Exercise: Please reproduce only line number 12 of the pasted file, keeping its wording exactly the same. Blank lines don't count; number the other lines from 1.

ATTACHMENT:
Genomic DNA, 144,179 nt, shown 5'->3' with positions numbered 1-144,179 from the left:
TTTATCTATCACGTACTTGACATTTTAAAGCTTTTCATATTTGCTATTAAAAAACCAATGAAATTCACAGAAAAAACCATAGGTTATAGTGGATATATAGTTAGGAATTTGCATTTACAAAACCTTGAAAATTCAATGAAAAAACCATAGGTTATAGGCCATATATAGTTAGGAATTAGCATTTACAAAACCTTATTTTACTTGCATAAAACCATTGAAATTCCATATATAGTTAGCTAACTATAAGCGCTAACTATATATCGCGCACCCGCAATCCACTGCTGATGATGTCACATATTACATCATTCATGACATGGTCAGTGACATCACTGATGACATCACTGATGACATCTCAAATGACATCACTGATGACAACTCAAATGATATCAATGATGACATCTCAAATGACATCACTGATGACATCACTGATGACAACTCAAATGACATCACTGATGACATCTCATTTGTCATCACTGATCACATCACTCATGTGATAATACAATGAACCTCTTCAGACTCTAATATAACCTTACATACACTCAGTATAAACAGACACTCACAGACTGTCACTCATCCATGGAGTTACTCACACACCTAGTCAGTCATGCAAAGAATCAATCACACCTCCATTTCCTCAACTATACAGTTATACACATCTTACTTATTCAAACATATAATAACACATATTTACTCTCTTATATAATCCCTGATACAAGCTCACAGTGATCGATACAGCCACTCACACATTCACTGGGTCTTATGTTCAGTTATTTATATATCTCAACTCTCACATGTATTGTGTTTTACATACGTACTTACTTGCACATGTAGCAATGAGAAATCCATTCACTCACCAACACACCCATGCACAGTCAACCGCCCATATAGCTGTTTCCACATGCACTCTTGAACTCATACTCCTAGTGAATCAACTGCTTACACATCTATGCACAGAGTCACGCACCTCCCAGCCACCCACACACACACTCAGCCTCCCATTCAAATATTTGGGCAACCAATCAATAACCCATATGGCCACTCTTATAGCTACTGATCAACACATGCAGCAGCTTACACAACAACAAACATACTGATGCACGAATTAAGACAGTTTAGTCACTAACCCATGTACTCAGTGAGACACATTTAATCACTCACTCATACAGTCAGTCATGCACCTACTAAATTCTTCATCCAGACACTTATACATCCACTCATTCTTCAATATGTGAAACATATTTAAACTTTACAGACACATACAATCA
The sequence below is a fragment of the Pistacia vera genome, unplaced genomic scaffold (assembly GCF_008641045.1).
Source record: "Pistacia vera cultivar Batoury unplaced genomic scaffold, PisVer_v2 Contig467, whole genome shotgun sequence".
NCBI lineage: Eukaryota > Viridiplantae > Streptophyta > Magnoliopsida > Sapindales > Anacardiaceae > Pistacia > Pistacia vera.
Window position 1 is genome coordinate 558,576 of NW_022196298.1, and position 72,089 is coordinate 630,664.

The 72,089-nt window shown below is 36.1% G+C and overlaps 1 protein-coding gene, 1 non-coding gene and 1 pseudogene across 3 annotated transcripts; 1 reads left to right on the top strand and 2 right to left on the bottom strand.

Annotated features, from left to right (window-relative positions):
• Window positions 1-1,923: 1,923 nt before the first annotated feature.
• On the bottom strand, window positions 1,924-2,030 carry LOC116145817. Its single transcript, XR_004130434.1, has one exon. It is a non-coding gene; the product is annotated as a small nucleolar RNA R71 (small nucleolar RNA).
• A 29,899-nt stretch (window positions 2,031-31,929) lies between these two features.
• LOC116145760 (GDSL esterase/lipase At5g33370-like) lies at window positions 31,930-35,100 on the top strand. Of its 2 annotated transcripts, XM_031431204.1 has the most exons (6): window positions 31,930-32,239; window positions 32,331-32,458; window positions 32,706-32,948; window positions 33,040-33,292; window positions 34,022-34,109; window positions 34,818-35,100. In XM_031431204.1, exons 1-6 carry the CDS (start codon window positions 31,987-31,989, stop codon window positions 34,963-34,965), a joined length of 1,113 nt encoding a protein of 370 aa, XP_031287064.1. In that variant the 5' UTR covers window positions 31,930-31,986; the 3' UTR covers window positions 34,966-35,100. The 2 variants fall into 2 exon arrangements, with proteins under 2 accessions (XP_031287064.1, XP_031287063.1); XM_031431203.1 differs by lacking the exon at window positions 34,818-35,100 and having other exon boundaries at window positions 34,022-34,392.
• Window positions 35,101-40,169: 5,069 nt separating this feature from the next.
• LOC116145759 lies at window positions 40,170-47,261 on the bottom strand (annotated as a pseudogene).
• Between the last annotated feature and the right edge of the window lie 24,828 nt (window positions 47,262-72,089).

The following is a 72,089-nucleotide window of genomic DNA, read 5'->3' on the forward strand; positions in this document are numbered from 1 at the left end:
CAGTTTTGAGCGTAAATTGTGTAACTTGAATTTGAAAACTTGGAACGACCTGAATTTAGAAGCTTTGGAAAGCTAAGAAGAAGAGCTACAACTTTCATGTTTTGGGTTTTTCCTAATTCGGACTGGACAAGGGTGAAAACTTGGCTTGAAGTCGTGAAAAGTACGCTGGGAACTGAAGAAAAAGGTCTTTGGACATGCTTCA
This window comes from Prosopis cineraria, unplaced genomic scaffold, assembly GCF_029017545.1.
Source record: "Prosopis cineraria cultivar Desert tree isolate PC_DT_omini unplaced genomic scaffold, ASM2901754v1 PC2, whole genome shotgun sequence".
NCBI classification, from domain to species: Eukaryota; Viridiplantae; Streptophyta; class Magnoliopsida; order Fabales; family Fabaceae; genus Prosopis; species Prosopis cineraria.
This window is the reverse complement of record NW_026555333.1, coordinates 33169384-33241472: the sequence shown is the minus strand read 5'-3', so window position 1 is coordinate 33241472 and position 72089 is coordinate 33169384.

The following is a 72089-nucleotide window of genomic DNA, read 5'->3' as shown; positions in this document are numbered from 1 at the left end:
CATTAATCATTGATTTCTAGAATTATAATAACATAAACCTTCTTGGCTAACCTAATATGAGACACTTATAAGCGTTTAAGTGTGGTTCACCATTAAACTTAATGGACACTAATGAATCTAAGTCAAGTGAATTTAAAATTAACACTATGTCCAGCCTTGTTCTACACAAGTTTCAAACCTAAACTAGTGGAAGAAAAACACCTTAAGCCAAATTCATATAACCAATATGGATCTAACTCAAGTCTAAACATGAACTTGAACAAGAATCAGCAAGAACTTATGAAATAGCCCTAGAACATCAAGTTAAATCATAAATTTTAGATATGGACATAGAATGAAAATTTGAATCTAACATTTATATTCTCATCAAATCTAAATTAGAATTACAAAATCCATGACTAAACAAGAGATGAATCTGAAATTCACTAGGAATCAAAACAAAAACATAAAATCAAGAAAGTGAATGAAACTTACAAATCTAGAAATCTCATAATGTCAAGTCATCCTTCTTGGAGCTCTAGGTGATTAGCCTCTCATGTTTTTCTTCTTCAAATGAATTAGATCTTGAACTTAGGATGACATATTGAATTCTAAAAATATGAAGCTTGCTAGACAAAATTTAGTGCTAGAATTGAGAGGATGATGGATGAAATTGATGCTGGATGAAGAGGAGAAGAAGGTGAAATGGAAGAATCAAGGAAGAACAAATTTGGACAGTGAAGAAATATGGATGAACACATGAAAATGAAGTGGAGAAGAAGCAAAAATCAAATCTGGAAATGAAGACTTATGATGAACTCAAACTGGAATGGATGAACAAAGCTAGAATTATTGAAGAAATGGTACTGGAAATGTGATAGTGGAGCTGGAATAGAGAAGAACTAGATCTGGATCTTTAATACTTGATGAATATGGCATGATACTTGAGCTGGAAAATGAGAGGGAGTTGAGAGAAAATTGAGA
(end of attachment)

• LOC116145760 (GDSL esterase/lipase At5g33370-like) lies at window positions 31,930-35,100 on the top strand. Of its 2 annotated transcripts, XM_031431204.1 has the most exons (6): window positions 31,930-32,239; window positions 32,331-32,458; window positions 32,706-32,948; window positions 33,040-33,292; window positions 34,022-34,109; window positions 34,818-35,100. In XM_031431204.1, exons 1-6 carry the CDS (start codon window positions 31,987-31,989, stop codon window positions 34,963-34,965), a joined length of 1,113 nt encoding a protein of 370 aa, XP_031287064.1. In that variant the 5' UTR covers window positions 31,930-31,986; the 3' UTR covers window positions 34,966-35,100. The 2 variants fall into 2 exon arrangements, with proteins under 2 accessions (XP_031287064.1, XP_031287063.1); XM_031431203.1 differs by lacking the exon at window positions 34,818-35,100 and having other exon boundaries at window positions 34,022-34,392.